They’re heading out to battle with far superior forces, and their vanguard is a choir singing about love? I mean, I know God promised to fight this battle for them, but wouldn’t you have wanted to hedge your bets a little if you were in Jehoshaphat’s position? Wouldn’t you have wanted to lead with your cavalry or archers or infantry or something, just in case?
Well, sure you would’ve. And that’s why Jehoshaphat didn’t.
What Jehoshaphat does is an act of faith. Conventional wisdom says, sure, have faith in God. But also have a Plan B. If God doesn’t come through, Jehoshaphat’s Plan B is to probably lose the battle.
Where’s your faith? Sometimes it’s easiest to tell by what you’re singing.
There’s comfort in facing down a pandemic by singing Bon Jovi or Queen in solidarity with your neighbors. There’s a defiance in singing. Think of the string quartet in the movie Titanic playing Nearer, My God, to Thee while the ship sinks. (I'm not crying. You are!) I mean, sometimes you sing because there’s nothing else to do, and that can be an expression of trust that where your strength ends, God’s is just beginning. Sometimes maybe it seems like whistling past the graveyard. But one thing people who trust in God have always done is to express that trust by singing of his love in a world that seems filled with hate, or of his peace in the midst of chaos, or of his kingdom while petty tyrants flex and strut. Or of his salvation while enduring a pandemic.
Jesus and his disciples sang a hymn before they left the upper room and went to Gethsemane.
Paul and Silas sang in prison.
Later, Paul assured the church in Colosse that the message of Christ would live among them through singing.
As churches all over the world shift their worship services to live-streams during the COVID-19 crisis, one of the casualties has been singing. Preaching and teaching can survive the transition quite well. Communion can, to some degree. But singing? One of our worship leaders said it well: “I hate not being able to sing with people and experience the collective effort live. That’s a big part of the reason we do it.” He’s right, isn’t he? There is something lost when we sing by ourselves, or in family groups, at home as opposed to being together. It’s not the same.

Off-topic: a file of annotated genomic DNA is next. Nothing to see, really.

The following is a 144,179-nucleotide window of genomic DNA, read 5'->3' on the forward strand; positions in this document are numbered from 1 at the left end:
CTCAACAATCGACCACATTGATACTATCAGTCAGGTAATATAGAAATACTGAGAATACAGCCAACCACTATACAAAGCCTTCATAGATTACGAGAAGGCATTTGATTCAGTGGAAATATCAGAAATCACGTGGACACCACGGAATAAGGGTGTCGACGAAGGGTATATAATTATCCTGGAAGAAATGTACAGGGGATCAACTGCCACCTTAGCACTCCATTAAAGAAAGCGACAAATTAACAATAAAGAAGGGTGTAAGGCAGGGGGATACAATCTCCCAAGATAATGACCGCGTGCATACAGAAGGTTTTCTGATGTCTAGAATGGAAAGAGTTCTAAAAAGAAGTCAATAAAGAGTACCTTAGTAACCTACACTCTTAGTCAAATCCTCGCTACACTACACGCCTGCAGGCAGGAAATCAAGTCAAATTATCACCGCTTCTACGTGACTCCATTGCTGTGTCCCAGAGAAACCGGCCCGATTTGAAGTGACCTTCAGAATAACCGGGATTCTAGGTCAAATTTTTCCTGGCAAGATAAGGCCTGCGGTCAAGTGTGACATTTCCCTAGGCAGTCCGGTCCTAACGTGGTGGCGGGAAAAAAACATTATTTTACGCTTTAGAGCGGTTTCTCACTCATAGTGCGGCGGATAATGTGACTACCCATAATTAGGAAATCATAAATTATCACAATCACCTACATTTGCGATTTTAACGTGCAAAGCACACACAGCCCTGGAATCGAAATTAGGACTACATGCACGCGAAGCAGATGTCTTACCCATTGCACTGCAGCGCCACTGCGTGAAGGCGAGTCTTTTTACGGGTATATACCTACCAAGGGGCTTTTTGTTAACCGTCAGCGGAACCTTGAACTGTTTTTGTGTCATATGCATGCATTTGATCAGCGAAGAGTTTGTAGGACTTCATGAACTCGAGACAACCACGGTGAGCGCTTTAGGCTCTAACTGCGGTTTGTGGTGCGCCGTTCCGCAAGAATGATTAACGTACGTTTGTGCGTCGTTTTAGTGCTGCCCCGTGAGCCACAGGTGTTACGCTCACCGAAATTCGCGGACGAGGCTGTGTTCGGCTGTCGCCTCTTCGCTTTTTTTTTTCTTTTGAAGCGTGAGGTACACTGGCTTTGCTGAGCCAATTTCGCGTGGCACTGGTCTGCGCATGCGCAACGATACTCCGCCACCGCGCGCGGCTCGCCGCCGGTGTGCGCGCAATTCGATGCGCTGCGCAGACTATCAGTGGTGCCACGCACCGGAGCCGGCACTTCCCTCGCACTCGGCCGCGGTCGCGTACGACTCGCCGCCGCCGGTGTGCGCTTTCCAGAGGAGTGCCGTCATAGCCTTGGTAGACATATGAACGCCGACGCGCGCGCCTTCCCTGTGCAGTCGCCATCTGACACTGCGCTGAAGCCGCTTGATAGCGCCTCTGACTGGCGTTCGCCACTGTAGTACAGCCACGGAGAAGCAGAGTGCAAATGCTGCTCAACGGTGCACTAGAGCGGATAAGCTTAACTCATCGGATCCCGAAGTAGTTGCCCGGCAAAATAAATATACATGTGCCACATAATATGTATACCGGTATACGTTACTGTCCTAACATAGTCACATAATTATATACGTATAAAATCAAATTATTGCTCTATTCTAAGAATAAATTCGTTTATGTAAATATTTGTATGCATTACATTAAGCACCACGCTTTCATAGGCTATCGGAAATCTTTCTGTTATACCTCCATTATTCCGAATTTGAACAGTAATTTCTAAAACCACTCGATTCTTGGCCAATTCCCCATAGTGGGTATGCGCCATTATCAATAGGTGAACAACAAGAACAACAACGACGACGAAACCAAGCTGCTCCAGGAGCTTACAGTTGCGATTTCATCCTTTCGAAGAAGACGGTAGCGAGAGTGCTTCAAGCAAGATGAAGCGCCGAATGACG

The loss, however, is only from our perspective. Singing is an act of faith, even when it feels like you’re the only one singing. Faith tells us that many others are too — family in Christ that you know, and family in Christ all over the world that you don’t know. Singing is an act of faith in a Father who loves us, a Savior who has given his life for us and who has risen to intercede for us, and a Spirit he has poured out to fill our lives, transform us into his image, and unite us together.
Psalm 137 is the counterpoint to the story of Jehoshaphat's army. Composed during the Babylonian captivity, the psalm tells of the Babylonians taunting the assimilated Israelites by asking them to sing some songs from home. “How can we sing the songs of the LORD in a foreign land?” the psalm asks.
Yet…it is a song. The psalmist must have found his voice. Our voices won’t always sound certain, either. Our songs won’t always be impressive. But singing them anyway is always an act of faith in our God, whose love endures forever and who will not abandon us now. We’ll shelter in place and watch for his salvation, knowing that in Jesus he has already assured us of it.
Let’s sing that out of our windows!